To Major General Philip Schuyler
New York Augt 13th 1776.
Your Letter of the 6th Inst. I received this Morning by Bennet. The Reports made by the Emissaries who have been among the Indian Nations, appear not so promising as I could wish. However I trust, as so many have come to the Treaty, their Views are friendly, & tho they may not consent to take an Active Part in our Favor, that they will not Arm against Us.
The Difficulties attending the Vessels fitting for the Lakes, I am well apprized of. My late Letters will inform You, that I have taken Every Measure in my Power to facilitate the Work.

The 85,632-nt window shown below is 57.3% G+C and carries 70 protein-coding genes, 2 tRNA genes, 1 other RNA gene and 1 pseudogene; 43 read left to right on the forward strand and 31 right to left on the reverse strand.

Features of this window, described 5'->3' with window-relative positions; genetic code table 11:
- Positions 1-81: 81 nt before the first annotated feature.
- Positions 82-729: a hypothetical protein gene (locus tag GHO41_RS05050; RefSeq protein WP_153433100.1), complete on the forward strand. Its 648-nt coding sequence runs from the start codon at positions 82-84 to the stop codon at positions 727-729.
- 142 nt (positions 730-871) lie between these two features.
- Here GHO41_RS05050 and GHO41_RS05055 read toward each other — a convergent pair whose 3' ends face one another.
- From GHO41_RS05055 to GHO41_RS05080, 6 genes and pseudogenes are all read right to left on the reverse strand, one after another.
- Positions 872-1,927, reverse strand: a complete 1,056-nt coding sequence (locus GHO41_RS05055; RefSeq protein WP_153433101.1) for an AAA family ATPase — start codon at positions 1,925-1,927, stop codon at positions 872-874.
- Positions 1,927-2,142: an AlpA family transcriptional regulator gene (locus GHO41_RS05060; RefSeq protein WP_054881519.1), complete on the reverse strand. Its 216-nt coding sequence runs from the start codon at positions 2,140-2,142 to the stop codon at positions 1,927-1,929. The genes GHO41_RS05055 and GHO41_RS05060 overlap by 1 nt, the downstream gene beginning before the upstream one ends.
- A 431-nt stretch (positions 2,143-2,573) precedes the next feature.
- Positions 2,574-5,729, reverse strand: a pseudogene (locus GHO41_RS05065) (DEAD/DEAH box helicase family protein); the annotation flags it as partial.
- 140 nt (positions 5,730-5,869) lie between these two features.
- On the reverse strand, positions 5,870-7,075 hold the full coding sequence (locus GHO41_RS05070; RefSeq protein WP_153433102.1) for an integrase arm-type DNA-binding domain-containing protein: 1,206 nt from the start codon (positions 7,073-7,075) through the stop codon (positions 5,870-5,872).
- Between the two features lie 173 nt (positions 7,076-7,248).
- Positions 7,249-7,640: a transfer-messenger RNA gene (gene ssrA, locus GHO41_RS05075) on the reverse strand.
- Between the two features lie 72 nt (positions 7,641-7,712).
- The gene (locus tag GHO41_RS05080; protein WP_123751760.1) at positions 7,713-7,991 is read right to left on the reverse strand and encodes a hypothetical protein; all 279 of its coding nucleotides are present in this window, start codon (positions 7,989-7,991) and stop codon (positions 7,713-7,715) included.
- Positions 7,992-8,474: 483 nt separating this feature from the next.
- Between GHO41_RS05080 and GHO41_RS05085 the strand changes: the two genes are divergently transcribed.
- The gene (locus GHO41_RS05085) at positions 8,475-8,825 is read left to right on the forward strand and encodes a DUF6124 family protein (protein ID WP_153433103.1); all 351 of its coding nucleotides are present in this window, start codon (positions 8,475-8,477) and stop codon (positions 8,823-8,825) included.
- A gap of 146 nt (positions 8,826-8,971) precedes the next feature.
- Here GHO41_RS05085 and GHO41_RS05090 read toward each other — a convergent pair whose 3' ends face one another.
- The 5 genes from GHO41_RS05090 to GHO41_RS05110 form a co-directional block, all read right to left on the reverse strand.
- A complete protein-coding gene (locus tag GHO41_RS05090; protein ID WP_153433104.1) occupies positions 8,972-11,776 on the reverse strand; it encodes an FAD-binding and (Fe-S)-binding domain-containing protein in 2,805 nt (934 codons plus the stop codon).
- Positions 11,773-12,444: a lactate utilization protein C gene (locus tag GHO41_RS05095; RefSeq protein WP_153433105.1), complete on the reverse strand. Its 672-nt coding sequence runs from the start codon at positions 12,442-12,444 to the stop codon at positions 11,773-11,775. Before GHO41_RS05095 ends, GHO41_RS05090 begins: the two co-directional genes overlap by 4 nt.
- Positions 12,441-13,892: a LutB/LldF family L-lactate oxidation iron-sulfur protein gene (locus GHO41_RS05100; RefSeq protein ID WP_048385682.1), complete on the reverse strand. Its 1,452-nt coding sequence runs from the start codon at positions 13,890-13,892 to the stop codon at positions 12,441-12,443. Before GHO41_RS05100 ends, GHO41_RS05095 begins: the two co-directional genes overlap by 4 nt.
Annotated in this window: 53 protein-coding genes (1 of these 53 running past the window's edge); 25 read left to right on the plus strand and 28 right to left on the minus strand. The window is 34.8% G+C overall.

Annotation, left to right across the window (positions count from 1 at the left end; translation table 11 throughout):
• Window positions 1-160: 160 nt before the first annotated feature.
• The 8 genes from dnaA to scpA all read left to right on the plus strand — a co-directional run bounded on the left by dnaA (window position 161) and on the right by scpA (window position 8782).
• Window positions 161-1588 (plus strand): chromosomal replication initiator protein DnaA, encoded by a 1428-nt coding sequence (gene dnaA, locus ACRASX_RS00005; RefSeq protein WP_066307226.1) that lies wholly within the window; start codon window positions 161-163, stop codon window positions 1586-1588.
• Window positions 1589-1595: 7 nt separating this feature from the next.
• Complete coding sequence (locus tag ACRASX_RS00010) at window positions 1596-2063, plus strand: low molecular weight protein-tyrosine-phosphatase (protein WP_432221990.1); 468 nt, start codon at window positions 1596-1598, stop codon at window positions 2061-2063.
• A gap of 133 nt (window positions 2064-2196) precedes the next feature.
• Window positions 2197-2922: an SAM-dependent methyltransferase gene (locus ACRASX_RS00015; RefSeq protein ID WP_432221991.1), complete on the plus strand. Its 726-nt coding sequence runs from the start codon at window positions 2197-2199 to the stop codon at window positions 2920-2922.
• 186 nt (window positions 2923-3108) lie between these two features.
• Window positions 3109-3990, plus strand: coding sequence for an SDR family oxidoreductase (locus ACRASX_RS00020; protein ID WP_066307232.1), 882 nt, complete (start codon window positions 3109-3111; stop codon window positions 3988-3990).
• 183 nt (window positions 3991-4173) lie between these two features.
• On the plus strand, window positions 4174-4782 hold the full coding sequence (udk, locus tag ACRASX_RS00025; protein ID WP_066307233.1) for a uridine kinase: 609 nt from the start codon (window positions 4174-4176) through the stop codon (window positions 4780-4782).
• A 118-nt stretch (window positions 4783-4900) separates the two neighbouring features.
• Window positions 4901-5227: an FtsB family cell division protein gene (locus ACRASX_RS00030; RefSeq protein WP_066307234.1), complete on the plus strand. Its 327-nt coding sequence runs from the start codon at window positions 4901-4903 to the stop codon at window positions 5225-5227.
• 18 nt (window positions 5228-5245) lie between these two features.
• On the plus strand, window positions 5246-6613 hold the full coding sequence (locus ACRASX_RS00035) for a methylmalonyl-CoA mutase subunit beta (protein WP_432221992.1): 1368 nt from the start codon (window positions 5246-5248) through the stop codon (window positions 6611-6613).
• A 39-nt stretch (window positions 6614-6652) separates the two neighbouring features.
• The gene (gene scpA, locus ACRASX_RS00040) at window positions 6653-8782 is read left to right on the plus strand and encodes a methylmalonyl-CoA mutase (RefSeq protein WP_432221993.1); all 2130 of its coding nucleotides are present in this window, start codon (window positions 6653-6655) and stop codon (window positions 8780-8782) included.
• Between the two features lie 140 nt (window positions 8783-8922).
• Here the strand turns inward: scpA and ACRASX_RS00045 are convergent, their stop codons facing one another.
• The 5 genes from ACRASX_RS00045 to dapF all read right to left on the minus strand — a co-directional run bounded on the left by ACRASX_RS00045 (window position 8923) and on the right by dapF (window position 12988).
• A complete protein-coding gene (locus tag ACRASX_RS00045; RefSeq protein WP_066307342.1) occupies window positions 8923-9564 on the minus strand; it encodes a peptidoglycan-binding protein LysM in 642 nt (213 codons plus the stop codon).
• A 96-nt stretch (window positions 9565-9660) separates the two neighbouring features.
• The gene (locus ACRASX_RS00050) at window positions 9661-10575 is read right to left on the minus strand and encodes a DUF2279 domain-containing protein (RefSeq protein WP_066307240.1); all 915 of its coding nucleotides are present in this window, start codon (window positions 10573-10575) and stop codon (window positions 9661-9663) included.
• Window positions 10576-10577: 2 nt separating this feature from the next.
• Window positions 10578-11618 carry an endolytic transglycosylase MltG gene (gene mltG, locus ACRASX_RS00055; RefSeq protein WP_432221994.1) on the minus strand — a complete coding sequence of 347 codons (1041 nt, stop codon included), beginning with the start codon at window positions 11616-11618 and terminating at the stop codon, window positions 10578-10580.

Before this comes to Hand, the Paymaster I expect, will have received a supply of Money. The Extract of Mr Varicks Letter shews It was Much Needed.1 I have not failed in any Instance to Communicate Your Wants of this Article, to Congress, When they have been mentioned to me, Urging at the same Time, Not only the Expediency, but Necessity of keeping the Military Chests constantly furnished. It will be well, for You always to give them Early Notice of What You may have Occasion for, that their Remittances may be adequate. In future I presume they will have the fullest Information upon the Subject, having by some late Resolves enjoined their Commanders in Every Department to transmit them Monthly, a List of the Warrants they Grant, The Paymasters to return a Weekly state of their Military Chests, & the Commissaries & Qur Masters of What they receive. I have not these Regulations by me, but if my Memory serves, they were passed the 2d Inst. & have been forwarded You.2 I have always laid before Congress, Copies of Your Letters & their Inclosures, where they were of a public Nature or contained Intelligence in any wise Material, Except when advised that You had done It Yourself. I shall here take Occasion to request, That Whenever You write them & Me of the same Things, You Certify Me thereof, to prevent me transmitting useless Information.